Habitual exposure to high levels of excessive noise often leads to noise-induced hearing loss that affects 1 in 10 Americans. Noise-induced hearing loss (NIHL) is permanent because the frequent subjection to loud sounds will, over time, irreparably damage the hair cells of the inner ear, which are the sensory receptors responsible for sending sound to the brain.
Also known as sensorineural hearing loss in medical terms, noise-induced hearing loss is most prevalent among babys, musicians, construction workers, military personnel, heavy industry workers, police officers, firefighters, and people who work in loud environments without wearing protective earplugs or earmuffs.
While NIHL is preventable, it is not reversible and, in some cases, children whose birth weight was low or those born to a mother who had a form of German measles known as ‘Rubella’ may also suffer from sensorineural hearing loss.
Aging can also lead to a form of NIHL known as Presbycusis, which occurs gradually and initially affects a person’s ability to hear high-frequency sounds clearly, which progresses to lower frequency sounds too. Presbycusis is generally caused by the natural aging of the auditory system, which is the part of the inner ear that is responsible for the transmission or detection of sound. Damage to this part of the ear can result in loss of hearing ability and sense of balance or equilibrium.
Sensorineural hearing loss can also be as a result of head trauma, an autoimmune inner ear disease, a virus infection, a malformation of the inner ear, tumors, abrupt changes in air pressure, for example, an airplane descent and much more. According to the National Institute of Health, about 15% of Americans aged between 20 to 69 have noise-induced hearing loss as a result of recreational activities such as listening to loud music using headphones or from occupational hazards respectfully.
Sound is measured in units called decibels. Noise that can damage your ears is referred to as “toxic noise,” and long exposure to sounds that are at or above 85 decibels can cause hearing loss according to the National Institute on Deafness and Other Communication Disorders. If even a one-time exposure to an intense sound can cause noise-induced hearing loss, think of the damage repeated exposure to 85dB in heavy traffic, 95dB in motorcycles, 105dB in an MP3 player at maximum volume, or 150dB from firecrackers or gunshots, will do to your ears.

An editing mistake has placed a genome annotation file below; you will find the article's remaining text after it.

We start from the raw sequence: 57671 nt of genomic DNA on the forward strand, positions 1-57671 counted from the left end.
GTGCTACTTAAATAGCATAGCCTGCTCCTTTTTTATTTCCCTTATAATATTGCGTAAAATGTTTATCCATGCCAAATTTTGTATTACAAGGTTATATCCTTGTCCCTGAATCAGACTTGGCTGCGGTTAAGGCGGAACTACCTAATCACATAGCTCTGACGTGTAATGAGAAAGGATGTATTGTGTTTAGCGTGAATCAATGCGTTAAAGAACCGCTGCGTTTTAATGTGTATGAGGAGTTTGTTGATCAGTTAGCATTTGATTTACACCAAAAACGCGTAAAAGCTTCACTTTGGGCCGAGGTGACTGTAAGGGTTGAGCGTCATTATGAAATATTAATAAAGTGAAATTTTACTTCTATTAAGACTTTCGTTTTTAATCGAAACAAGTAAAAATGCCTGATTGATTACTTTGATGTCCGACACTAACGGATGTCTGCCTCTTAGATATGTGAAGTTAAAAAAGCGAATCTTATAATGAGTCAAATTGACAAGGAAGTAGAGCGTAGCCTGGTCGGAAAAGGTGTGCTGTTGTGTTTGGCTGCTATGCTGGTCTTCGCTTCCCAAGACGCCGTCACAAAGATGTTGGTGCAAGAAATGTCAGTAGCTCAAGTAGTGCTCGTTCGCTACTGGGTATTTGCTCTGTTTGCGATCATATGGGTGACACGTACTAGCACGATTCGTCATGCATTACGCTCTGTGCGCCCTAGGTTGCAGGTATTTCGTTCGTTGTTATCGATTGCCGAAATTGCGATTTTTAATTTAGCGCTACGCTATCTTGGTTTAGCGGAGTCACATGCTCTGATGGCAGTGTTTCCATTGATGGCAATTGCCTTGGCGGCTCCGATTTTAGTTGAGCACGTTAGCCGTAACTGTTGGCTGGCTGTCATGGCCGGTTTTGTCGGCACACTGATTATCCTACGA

Sound plays an important role in our lives and our ears, delicate as they are, play a vital role in detecting and amplifying sound as well as helping the body stay in balance. When you think about it, a typical conversation occurs at 60dB and some people with very good hearing can hear sounds that are down to 15 dB or lower. Your ear works by catching sound waves in your environment, they then travel through the ear canal to the eardrum and translates them into signals that your brain can interpret.
The snail shell-shaped structure in the ear known as the cochlea is filled with a special fluid that sits under an elastic membrane called the basilar membrane. Sudden or prolonged exposure to noises, such as an explosion, gunshot, firecracker, Lawnmowers, power tools, or loud music, can damage the cochlear nerve and cause cumulative and progressive hearing loss.
The reason why noise-induced hearing loss is permanent is because once the hair cells, which are sensory receptors responsible for sound and body position are damaged, they do not regenerate and sustained damage to the cochlear nerve can hamper it from sending audio signals to the brain. So, the noise around you is at a hazardous level, and you have been potentially exposed to “toxic noise” if you have some of the following signs and symptoms of noise-induced hearing loss:
• If you experience ear pain and tinnitus, or ringing in the ears
• If you have to strain to hear someone whose two feet away from you
• If you have to raise your voice to be heard
• If sounds seem muffled or distorted after leaving a noisy setting
• If you have difficulty understanding speech after exposure to noise
Damage from continuous noise exposure is usually gradual, and you might not even notice that you are slowly beginning to lose your hearing until you experience one or more of the above telltale signs. Noise-induced hearing loss is permanent, but it’s also one of the only type hearing loss that is almost entirely preventable through practicing good hearing health. You know by now that noises that can cause damage are those at or above 85dB, therefore, avoiding such noises would be a good place to start.
Also, if you work in a noisy environment, wearing protective devices such as earplugs or noise reduction headphones while you work will significantly lower the impact of noise and protect your ears from the damaging effects of exposure to continuous loud sounds. Using headsets that can block out background noise can help you moderate your listening level or use noise-canceling headphones that limit the volume that your MP3 player can output. Noise prevention at home, especially with little children is also very critical, and parents can protect their kids from noise-induced hearing loss by avoiding buying them toys that have noises over 85 decibels.
Parents can also limit noise exposure in children by ensuring that the volumes on the radio, television, or video games are set at a safe level. Studies suggest that kids with high-frequency hearing loss present behavioral problems and learning difficulties and it’s important for all children to have their hearing tested regularly or when there is a concern over a child’s hearing abilities. It’s important to teach young adults about the dangers of prolonged exposure to loud sounds and encourage them to take protective measures when in loud recreational environments.